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Ninety-Nine Nights review

AT A GLANCE
  • Gorgeous lighting effects
  • Cool character design
  • Titanically devastating special attacks
  • Repetitive everything
  • Moronic voice acting
  • Paying any money for it

We had such high hopes for Ninety-Nine Nights, but sadly, this game bores us on an unacceptable number of levels. A tedious slog through an admittedly amazing number of on-screen foes, Ninety-Nine Nights lacks anything in the way of innovation or inspired design. Instead, you get a veritable Jessica Simpson of gameplay - a completely vacuous, albeit staggeringly beautiful game.

Who cares about the array of unlockable characters when they all basically handle the same? Press the X button and/or the Y button in some mashed up combinations and watch the senseless laser lightshow gush blood and body parts in glorious hi-definition. It all amounts to simply watching the game unfold before you instead of actually challenging your brain in any way at all. Even the challenge of twitching your fingers fast enough is bled of any significance as you'll frequently swing your sword (or double-bladed axe or spear...) and fail to damage bosses for no apparent reason. The difficulty of this game seems like the challenge of being mugged at gunpoint - the times you fail are always due to simply having the deck stacked unfairly against you.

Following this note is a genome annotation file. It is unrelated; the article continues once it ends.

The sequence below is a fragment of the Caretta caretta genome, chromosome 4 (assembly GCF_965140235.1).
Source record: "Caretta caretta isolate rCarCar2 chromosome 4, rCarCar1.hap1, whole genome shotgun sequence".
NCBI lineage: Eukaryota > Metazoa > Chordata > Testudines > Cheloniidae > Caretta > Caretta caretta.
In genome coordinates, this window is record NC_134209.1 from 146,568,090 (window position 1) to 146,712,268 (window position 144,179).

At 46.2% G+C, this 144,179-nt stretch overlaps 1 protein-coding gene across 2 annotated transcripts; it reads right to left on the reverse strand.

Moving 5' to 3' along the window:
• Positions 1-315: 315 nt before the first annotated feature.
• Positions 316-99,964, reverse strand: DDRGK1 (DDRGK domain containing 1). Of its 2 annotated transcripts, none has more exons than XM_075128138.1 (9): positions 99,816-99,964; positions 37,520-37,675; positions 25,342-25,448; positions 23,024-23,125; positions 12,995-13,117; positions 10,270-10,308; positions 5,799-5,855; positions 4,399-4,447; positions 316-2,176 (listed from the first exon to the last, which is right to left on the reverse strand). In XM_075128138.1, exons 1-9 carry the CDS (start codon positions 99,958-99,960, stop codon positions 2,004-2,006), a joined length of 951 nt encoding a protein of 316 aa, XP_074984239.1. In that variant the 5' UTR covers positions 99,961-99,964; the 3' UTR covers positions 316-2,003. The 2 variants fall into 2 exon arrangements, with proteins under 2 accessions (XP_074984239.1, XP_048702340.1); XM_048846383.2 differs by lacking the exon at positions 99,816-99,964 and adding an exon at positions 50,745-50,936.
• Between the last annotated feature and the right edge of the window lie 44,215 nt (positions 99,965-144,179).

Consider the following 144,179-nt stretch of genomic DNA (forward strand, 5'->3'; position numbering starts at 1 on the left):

Of course, you can always boost your character's "stats" (a weak attempt to add some role-playing character development) by going back through the same stale levels and beating them all over again. It's boring the first time through, but it's painfully mind-numbing the second time. Add to this the game's premise of showing one war from different angles and you end up playing through remarkably similar levels with different characters over and over again.

More Info

Available Platforms: Xbox 360
Genre: Action
Published by: Microsoft
Developed by: Q Entertainment, Phantagram
ESRB Rating:
Rating Pending

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